Tuesday, May 29, 2007

The Pastor's Dilemma

I am a pastor. I try really hard to live with integrity and to do, say and believe things that are right, not just what is expedient. But the world is a political place. Unfortunately, the church is just as political (maybe more political) as the world at large. It is all too easy to fall into the trap of doing the politically correct or practical at the expense of taking a costly stand for what is right.

Security, professional and political, may be the biggest obstacle for pastors. This security can lead to complacency, which is often a forerunner to apathy. Pastors, including myself, or just a few steps away from ministry death when we begin to worry about ourselves, our futures, or even our families at the expense of our ministries.

Here is our problem: We are so in love with our paychecks, our parsonages and our pensions that we often cannot do what is right.
  • We need our paychecks. We worry about our employment and how we are going to make ends meet. We become consumed with all the same concerns that every other human faces. How will we pay the bills? Keep food on the table? Put gas in the car? Maybe even, keep up with the Joneses? When we are so concerned with the day to day and week to week issues of keep our heads above water, it is hard to keep our eyes on Jesus.
  • We need our parsonages. I do not make enough money to make a mortgage payment. If there were no parsonage I don't know what I would do. I like my parsonage. It is large enough, adequate enough, comfortable enough and nice enough to keep me satisfied. And I need it. I need a place to live and to raise my family. God help me, though, when I become too needy, too worried about where I will live.
  • We need our pensions. In my denomination, retirement from ministry is mandatory at age 70. I plan to live at least 10 years beyond that. I am going to need some money to live on. I need to keep my job so that my future can be secure. But it would be pathetic if I got so dependent on the prospect of that pension that I lost my prophetic voice in the meantime.

Sometimes I just need to remember some things that Jesus taught. He said not to worry about tomorrow. He said that he would meet my needs. May the Lord help all of us to be completely reliant on Him all the time.

Thursday, May 24, 2007

My Three Things

A couple of years ago I read a book by Steve Sjogren that really had a profound impact on me. The book, The Perfectly Imperfect Church, proposed that most churches try to do to much. Every church wants to be a mega-church, or at least compete with one. We feel as though we have to provide all the same programs and activities as the large church, or we are doing something wrong. The problem is that no one can do everything. No church, especially a small, or medium sized one, can meet every need.

At this point, Sjogren suggests that every church focus on three things that it can do. There should be three ministries/programs that any given church should get involved with and pursue. Most churches do not have the resources or personnel to carry out much more than that. To that end, Sjogren says, every church should confine itself to only a few things.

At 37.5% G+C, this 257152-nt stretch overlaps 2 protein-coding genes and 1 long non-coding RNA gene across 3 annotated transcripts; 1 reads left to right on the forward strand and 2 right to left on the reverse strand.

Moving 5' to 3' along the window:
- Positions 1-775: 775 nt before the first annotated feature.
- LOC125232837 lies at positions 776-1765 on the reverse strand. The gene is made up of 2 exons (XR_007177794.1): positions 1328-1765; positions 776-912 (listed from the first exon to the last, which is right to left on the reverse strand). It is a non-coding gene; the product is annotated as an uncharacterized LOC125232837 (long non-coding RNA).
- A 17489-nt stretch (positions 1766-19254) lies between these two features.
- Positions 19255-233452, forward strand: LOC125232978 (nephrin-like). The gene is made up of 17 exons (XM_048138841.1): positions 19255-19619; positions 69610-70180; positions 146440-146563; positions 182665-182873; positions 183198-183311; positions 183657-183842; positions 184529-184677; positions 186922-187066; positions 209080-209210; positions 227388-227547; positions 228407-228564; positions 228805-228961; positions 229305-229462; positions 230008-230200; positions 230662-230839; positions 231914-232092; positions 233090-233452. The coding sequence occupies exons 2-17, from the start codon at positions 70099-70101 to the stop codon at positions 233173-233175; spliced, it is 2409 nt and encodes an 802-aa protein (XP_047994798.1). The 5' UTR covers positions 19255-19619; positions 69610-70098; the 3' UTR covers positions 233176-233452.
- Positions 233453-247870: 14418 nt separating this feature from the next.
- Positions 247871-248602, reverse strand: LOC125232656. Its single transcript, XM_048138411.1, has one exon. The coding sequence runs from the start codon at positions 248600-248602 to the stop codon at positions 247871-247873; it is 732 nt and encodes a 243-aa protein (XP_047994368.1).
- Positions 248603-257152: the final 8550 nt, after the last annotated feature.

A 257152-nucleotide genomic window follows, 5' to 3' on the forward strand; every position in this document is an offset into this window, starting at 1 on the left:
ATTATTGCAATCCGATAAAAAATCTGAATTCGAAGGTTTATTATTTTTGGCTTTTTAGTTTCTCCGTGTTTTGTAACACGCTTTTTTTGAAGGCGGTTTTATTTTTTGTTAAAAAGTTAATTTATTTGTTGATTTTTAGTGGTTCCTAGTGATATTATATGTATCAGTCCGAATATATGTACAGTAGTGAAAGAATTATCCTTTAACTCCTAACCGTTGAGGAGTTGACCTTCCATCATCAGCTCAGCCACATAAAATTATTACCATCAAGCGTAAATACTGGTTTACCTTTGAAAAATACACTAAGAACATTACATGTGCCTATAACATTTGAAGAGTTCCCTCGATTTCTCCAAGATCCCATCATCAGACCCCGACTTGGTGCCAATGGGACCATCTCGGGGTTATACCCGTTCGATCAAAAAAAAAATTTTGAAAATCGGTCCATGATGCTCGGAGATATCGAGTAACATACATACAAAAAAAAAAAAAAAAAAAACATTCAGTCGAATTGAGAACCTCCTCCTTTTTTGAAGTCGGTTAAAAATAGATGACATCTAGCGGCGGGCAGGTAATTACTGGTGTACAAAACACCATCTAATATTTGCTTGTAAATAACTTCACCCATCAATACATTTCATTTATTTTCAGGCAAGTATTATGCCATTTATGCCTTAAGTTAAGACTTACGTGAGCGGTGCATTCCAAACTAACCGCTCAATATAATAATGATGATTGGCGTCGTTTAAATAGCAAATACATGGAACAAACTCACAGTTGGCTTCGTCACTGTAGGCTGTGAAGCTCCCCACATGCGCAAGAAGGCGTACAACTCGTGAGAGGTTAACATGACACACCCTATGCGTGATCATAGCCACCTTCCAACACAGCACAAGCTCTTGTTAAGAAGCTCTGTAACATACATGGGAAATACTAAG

The natural corollary to that is that no person can do everything. However, every individual is created by God to do something. God has gifted every human to do work in and for His Kingdom. To that end, each of us should be seeking our purpose, our calling. Many leaders would have you believe that all Christians have a generic, one-size-fits-all calling. I do not buy this. Jesus loves me and he has called me. I have specific gifts and interests that no one else has. My purpose, my calling is special to me.

So I had a mid-life crisis and prayed a lot. I thought that if my life was half over I should make sure that I was doing God's work for the second half. After months of study, pray and counsel, I think God showed me what I am supposed to be doing for the rest of my life. Here it is:
  • For the rest of my life I will be teaching the Bible and encouraging people to love the Scriptures as I do.
  • For the rest of my life I will be working toward the renewal of worship, particularly in my congregation(s) and denomination.
  • For the rest of my life I will be raising up leaders for the church, particularly young people for the purpose of reaching young people.

Because of this focus, I will evaluate all that I do. To the best of my ability my activities will be able to fall under one of these purposes. I will endeavor to give my life to the purposes for which I have been called.

Wednesday, May 23, 2007

Why I Want to Change the World

A couple of years ago I felt really impressed (by God, I think) that I was supposed to change the world. Right away I dismissed the thought. It is foolishness for one person to change the world. After all, I am only an ordinary pastor of two tiny churches in an out of the way part of a relatively small state in a denomination that seems to be beyond its prime. What could I do? What can one person do to change the world? Or, for that matter, can the world be changed? Does the world need to be changed? And how do we know how to change it?